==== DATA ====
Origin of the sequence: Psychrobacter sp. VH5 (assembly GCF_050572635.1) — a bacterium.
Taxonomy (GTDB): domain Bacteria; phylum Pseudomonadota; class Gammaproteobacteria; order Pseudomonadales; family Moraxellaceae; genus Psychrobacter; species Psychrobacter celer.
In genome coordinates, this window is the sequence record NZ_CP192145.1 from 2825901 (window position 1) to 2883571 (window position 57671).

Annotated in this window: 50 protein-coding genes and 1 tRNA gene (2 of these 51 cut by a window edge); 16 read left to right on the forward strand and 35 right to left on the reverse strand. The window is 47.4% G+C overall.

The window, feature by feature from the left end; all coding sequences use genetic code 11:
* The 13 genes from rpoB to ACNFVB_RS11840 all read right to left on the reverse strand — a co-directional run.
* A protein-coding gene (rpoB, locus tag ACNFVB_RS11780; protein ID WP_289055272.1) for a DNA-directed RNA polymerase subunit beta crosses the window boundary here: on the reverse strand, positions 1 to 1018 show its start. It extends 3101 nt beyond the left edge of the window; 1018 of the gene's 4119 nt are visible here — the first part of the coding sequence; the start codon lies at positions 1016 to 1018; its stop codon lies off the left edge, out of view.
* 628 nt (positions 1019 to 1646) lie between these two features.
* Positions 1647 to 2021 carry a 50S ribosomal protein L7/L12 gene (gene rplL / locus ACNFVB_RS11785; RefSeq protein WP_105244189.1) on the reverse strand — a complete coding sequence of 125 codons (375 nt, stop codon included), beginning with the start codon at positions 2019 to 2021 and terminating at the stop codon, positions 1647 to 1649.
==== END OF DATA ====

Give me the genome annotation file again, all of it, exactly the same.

Origin of the sequence: Psychrobacter sp. VH5 (assembly GCF_050572635.1) — a bacterium.
Taxonomy (GTDB): domain Bacteria; phylum Pseudomonadota; class Gammaproteobacteria; order Pseudomonadales; family Moraxellaceae; genus Psychrobacter; species Psychrobacter celer.
In genome coordinates, this window is the sequence record NZ_CP192145.1 from 2825901 (window position 1) to 2883571 (window position 57671).

Annotated in this window: 50 protein-coding genes and 1 tRNA gene (2 of these 51 cut by a window edge); 16 read left to right on the forward strand and 35 right to left on the reverse strand. The window is 47.4% G+C overall.

The window, feature by feature from the left end; all coding sequences use genetic code 11:
* The 13 genes from rpoB to ACNFVB_RS11840 all read right to left on the reverse strand — a co-directional run.
* A protein-coding gene (rpoB, locus tag ACNFVB_RS11780; protein ID WP_289055272.1) for a DNA-directed RNA polymerase subunit beta crosses the window boundary here: on the reverse strand, positions 1 to 1018 show its start. It extends 3101 nt beyond the left edge of the window; 1018 of the gene's 4119 nt are visible here — the first part of the coding sequence; the start codon lies at positions 1016 to 1018; its stop codon lies off the left edge, out of view.
* 628 nt (positions 1019 to 1646) lie between these two features.
* Positions 1647 to 2021 carry a 50S ribosomal protein L7/L12 gene (gene rplL / locus ACNFVB_RS11785; RefSeq protein WP_105244189.1) on the reverse strand — a complete coding sequence of 125 codons (375 nt, stop codon included), beginning with the start codon at positions 2019 to 2021 and terminating at the stop codon, positions 1647 to 1649.